Also, as I have mentioned before, there is the problem of akṛtābhyāgama – enablement of results of unperformed karma, and kṛta-hāni, disablement of the results of performed karma, that cannot just be wished away. Śrī Jīva Goswami himself discusses and dispels these two knotty issues in the Sandarbhas.

How to interpret the word pāpa

For all these reasons, one must interpret the word pāpa in the above verse differently. There is of course a well-established procedure for interpretation which I have discussed elsewhere on this site. Briefly, there are three meanings of words:  abhidhā (primary or direct), lakṣaṇā (secondary or indicative), and vyañjanā (suggestive). As an example, in the statement, “The Jīva Institute is situated on Jīva Road,” certainly the intent of the speaker is not that the Institute is actually on the road, because such a thing is not possible. Therefore, rejecting the primary meaning of “on the road,” one is expected to understand the meaning as “beside the road.”

In the same way, the word pāpa can simply be taken to mean ‘trouble’. The meaning is then simple and clear: If the guru does not carefully screen a disciple, then the disciple may bring trouble or ill-repute to the sampradāya the guru belongs to, or create some obstacles to the guru’s service. This kind of screening does not require the guru to magically judge the (infinite) stock of sins of the disciple beforehand nor the tendency of the disciple to commit sins. It just needs some common sense and judgement of character to check if the person is fundamentally unstable. This is all that is meant here.

Such screening is indeed routinely done by a king of a potential minister-appointee, and by an unmarried person of a potential spouse. The consequences of poor choices in both cases are unnecessary headaches. Not some magical transfer of sin. Nothing new here!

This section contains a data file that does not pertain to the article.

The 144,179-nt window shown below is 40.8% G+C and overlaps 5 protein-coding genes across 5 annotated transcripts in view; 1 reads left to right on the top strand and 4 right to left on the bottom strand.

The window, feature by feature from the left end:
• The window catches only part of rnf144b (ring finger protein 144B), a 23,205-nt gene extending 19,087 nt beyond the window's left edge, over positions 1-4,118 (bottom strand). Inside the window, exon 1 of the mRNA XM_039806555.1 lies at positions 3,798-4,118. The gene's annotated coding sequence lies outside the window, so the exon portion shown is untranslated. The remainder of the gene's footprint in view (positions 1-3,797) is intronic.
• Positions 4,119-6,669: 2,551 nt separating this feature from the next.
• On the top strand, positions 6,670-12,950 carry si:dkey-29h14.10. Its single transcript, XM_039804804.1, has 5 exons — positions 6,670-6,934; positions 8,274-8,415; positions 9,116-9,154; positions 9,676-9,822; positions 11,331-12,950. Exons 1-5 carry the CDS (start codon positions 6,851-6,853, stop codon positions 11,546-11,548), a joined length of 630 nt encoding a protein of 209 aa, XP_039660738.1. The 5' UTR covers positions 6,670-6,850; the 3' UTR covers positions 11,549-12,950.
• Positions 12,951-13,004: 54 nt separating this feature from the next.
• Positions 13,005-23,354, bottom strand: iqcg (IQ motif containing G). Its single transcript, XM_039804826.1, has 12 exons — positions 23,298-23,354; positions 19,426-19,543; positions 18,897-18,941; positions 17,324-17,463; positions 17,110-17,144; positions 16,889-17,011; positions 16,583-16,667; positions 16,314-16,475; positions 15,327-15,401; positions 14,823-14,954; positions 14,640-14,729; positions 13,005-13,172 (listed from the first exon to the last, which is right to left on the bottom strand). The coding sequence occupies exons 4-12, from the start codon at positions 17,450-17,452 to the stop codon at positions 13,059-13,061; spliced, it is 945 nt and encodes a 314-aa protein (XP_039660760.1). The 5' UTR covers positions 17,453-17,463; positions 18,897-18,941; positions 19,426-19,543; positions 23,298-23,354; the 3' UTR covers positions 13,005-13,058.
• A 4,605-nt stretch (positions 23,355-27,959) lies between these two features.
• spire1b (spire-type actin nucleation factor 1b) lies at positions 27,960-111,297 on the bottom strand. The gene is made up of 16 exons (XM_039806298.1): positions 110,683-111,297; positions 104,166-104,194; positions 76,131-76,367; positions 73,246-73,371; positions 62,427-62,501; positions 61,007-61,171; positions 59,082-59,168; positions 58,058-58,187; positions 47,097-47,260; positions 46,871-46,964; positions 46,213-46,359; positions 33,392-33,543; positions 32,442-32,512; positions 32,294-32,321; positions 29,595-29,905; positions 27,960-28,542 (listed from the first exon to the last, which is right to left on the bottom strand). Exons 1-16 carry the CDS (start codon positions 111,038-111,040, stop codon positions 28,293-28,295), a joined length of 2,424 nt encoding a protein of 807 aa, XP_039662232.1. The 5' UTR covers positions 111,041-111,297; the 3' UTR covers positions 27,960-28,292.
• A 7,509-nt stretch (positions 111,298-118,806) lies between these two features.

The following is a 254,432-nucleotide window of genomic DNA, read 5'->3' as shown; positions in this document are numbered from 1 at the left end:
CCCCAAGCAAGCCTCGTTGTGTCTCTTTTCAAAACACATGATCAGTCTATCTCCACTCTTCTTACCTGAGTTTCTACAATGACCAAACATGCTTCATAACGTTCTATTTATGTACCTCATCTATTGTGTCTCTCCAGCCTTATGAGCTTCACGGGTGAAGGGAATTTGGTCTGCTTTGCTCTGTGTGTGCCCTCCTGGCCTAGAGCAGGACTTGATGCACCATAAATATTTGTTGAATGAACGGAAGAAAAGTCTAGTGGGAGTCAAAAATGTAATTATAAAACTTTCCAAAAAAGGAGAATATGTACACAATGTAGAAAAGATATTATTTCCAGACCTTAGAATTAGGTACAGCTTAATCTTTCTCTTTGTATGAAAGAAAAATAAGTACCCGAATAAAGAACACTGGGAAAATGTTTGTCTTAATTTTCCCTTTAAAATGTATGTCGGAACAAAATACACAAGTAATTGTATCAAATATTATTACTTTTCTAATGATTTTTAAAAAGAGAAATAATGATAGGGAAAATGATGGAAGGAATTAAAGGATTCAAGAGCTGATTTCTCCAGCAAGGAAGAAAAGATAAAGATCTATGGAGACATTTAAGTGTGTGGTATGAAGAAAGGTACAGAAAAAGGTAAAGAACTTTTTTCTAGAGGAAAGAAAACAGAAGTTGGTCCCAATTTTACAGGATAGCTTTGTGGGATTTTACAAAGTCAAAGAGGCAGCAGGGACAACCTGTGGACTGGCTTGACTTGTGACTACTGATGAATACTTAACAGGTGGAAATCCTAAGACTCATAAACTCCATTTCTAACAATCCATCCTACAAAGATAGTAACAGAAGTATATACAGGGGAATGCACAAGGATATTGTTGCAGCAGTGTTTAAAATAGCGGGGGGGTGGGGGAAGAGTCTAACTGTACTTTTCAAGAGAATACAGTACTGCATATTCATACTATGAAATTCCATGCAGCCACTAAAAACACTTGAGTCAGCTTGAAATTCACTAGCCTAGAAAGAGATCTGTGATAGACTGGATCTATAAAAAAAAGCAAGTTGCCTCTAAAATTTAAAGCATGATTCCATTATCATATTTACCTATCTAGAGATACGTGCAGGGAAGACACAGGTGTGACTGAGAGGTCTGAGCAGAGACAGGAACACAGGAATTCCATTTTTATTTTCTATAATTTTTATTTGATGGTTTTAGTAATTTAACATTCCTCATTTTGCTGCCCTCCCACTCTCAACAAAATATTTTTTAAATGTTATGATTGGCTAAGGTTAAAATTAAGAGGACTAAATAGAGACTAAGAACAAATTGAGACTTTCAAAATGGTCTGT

Sin cannot touch the guru

I had already mentioned some references from the Bhakti Sandarbha in the previous article that support this point. If one wants more, I recommend studying the first chapter of the Bhakti rasāmṛta Sindhu. In particular, one should study verse 1.1.17 onwards where the following verses are cited from the Bhagavatam: 6.1.15-19, 6.2.10-19 and 12.13.23.

The very criterion for being a guru is surrender to Bhagavān. If the person is not surrendered, he or she cannot be a guru. If the person has surrendered, then he or she cannot suffer sins. There is ample evidence to support this from the Bhagavad-Gītā even. See verse 18.66 for example, and also verses 18.17, 4.23, 4.36, 4.37, 5.10 and 2.38.

And of course, one could study the Bhakti Sandarbha’s Anucchedas 125, 126 and 128.


In modern times, people with incomplete knowledge of the scriptures and Sanskrit and little training in scriptural interpretation like to pluck out one verse from this scripture or the other and cite it to try and win debates. Such a method will keep them forever tied in confusion. One must learn methods of interpretation and have complete knowledge of the primary scriptures- for the Caitanya tradition, these are the Sandarbhas. I am just glad we have Śrī Babaji in our midst, a scholar of Sanskrit, a sharp mind, and who has received superb training from his guru in a vast variety of subjects in Indian theology and philosophy. Otherwise we would be consigned forever to the echo-chambers of cherry-picked verses that reinforce false ideas.